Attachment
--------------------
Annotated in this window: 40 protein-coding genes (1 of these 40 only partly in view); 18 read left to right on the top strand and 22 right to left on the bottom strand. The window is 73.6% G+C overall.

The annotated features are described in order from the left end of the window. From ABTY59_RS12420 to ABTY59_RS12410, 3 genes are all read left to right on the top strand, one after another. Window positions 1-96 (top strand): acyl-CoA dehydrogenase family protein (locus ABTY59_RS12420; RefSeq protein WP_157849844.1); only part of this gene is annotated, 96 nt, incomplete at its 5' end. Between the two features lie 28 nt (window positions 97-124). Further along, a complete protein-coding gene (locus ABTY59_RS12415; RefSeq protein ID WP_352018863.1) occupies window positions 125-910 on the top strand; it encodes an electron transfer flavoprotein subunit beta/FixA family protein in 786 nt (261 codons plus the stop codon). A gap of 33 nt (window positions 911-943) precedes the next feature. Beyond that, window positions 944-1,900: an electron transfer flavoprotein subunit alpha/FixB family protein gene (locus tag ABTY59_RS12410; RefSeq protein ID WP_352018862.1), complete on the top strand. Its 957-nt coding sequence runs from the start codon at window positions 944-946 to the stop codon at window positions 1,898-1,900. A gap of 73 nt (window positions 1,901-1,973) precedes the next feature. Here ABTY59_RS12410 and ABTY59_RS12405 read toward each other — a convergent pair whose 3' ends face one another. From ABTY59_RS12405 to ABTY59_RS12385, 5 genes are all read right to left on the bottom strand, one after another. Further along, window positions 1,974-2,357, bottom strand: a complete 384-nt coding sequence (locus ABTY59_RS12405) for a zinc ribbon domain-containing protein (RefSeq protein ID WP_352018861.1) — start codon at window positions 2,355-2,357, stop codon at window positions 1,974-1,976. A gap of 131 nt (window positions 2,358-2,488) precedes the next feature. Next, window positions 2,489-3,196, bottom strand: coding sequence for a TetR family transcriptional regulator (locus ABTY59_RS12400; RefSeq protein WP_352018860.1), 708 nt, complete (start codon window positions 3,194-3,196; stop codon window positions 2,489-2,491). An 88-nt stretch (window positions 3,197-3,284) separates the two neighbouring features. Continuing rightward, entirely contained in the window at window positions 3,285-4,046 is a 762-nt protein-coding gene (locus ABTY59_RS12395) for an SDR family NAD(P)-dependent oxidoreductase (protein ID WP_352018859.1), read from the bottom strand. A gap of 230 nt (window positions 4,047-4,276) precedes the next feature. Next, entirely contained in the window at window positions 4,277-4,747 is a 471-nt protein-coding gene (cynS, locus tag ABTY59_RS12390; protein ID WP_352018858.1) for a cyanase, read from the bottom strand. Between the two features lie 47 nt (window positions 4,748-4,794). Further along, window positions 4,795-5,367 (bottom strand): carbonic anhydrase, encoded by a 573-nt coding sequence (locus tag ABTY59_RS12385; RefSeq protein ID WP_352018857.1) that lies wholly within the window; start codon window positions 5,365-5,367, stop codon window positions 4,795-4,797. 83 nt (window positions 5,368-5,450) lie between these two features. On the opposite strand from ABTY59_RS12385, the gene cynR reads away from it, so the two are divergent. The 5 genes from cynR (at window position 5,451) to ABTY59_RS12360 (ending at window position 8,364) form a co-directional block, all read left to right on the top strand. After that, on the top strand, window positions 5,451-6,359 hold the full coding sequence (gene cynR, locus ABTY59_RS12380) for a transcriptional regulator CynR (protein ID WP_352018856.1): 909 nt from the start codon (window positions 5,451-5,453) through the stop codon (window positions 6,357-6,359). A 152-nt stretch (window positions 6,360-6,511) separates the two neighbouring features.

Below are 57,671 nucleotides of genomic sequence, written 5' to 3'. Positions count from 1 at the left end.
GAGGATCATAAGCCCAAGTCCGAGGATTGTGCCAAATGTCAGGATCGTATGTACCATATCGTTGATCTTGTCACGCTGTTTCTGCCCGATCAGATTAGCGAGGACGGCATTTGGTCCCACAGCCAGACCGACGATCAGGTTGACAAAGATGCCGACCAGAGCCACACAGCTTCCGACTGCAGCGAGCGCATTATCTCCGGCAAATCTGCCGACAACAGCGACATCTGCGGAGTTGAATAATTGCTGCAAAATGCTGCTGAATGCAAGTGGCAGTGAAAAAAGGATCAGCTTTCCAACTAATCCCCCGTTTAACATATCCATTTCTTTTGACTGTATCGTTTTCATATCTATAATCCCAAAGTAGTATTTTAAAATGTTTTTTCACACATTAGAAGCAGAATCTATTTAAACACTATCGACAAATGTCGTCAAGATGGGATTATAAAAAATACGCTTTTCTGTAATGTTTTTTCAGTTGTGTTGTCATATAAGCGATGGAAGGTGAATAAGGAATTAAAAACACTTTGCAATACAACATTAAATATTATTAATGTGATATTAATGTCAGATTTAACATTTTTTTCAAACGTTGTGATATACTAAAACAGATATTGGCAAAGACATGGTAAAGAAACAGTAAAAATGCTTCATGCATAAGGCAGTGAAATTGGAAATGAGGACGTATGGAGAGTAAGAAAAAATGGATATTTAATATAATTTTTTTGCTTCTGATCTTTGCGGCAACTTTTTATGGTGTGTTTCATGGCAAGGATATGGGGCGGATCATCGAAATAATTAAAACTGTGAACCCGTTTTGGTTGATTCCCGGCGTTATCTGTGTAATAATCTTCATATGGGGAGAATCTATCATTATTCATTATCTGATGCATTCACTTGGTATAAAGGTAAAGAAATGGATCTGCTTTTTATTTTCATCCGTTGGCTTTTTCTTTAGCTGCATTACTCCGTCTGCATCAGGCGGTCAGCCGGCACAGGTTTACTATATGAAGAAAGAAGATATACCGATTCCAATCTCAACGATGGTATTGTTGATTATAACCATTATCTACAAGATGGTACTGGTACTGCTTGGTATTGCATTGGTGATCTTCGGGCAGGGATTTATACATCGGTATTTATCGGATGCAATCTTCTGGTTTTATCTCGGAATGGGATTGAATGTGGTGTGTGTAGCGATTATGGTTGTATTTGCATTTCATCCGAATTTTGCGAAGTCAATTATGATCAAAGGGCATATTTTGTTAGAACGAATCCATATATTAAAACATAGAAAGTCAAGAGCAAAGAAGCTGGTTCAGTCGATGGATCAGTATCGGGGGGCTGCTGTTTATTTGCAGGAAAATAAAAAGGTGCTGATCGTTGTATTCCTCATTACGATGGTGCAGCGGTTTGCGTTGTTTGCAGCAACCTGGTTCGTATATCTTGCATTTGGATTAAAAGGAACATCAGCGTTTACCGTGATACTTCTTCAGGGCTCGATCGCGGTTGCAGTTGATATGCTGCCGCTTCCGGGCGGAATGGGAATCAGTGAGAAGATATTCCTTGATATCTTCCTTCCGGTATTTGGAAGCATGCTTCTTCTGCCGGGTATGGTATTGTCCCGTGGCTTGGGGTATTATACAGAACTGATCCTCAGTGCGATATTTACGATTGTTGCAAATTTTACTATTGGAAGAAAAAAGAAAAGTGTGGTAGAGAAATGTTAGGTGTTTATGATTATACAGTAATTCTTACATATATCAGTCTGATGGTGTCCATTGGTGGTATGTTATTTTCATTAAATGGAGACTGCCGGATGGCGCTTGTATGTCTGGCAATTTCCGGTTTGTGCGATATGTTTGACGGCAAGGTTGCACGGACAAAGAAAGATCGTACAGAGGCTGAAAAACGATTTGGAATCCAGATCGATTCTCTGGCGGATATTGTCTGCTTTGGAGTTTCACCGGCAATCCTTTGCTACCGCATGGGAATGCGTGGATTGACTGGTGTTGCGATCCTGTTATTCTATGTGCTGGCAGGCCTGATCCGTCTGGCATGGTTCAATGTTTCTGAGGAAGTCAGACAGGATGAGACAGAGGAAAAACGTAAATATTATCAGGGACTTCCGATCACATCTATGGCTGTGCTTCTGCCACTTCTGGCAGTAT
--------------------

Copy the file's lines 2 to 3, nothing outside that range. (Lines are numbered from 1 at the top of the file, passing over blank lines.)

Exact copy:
The annotated features are described in order from the left end of the window. From ABTY59_RS12420 to ABTY59_RS12410, 3 genes are all read left to right on the top strand, one after another. Window positions 1-96 (top strand): acyl-CoA dehydrogenase family protein (locus ABTY59_RS12420; RefSeq protein WP_157849844.1); only part of this gene is annotated, 96 nt, incomplete at its 5' end. Between the two features lie 28 nt (window positions 97-124). Further along, a complete protein-coding gene (locus ABTY59_RS12415; RefSeq protein ID WP_352018863.1) occupies window positions 125-910 on the top strand; it encodes an electron transfer flavoprotein subunit beta/FixA family protein in 786 nt (261 codons plus the stop codon). A gap of 33 nt (window positions 911-943) precedes the next feature. Beyond that, window positions 944-1,900: an electron transfer flavoprotein subunit alpha/FixB family protein gene (locus tag ABTY59_RS12410; RefSeq protein ID WP_352018862.1), complete on the top strand. Its 957-nt coding sequence runs from the start codon at window positions 944-946 to the stop codon at window positions 1,898-1,900. A gap of 73 nt (window positions 1,901-1,973) precedes the next feature. Here ABTY59_RS12410 and ABTY59_RS12405 read toward each other — a convergent pair whose 3' ends face one another. From ABTY59_RS12405 to ABTY59_RS12385, 5 genes are all read right to left on the bottom strand, one after another. Further along, window positions 1,974-2,357, bottom strand: a complete 384-nt coding sequence (locus ABTY59_RS12405) for a zinc ribbon domain-containing protein (RefSeq protein ID WP_352018861.1) — start codon at window positions 2,355-2,357, stop codon at window positions 1,974-1,976. A gap of 131 nt (window positions 2,358-2,488) precedes the next feature. Next, window positions 2,489-3,196, bottom strand: coding sequence for a TetR family transcriptional regulator (locus ABTY59_RS12400; RefSeq protein WP_352018860.1), 708 nt, complete (start codon window positions 3,194-3,196; stop codon window positions 2,489-2,491). An 88-nt stretch (window positions 3,197-3,284) separates the two neighbouring features. Continuing rightward, entirely contained in the window at window positions 3,285-4,046 is a 762-nt protein-coding gene (locus ABTY59_RS12395) for an SDR family NAD(P)-dependent oxidoreductase (protein ID WP_352018859.1), read from the bottom strand. A gap of 230 nt (window positions 4,047-4,276) precedes the next feature. Next, entirely contained in the window at window positions 4,277-4,747 is a 471-nt protein-coding gene (cynS, locus tag ABTY59_RS12390; protein ID WP_352018858.1) for a cyanase, read from the bottom strand. Between the two features lie 47 nt (window positions 4,748-4,794). Further along, window positions 4,795-5,367 (bottom strand): carbonic anhydrase, encoded by a 573-nt coding sequence (locus tag ABTY59_RS12385; RefSeq protein ID WP_352018857.1) that lies wholly within the window; start codon window positions 5,365-5,367, stop codon window positions 4,795-4,797. 83 nt (window positions 5,368-5,450) lie between these two features. On the opposite strand from ABTY59_RS12385, the gene cynR reads away from it, so the two are divergent. The 5 genes from cynR (at window position 5,451) to ABTY59_RS12360 (ending at window position 8,364) form a co-directional block, all read left to right on the top strand. After that, on the top strand, window positions 5,451-6,359 hold the full coding sequence (gene cynR, locus ABTY59_RS12380) for a transcriptional regulator CynR (protein ID WP_352018856.1): 909 nt from the start codon (window positions 5,451-5,453) through the stop codon (window positions 6,357-6,359). A 152-nt stretch (window positions 6,360-6,511) separates the two neighbouring features.

Below are 57,671 nucleotides of genomic sequence, written 5' to 3'. Positions count from 1 at the left end.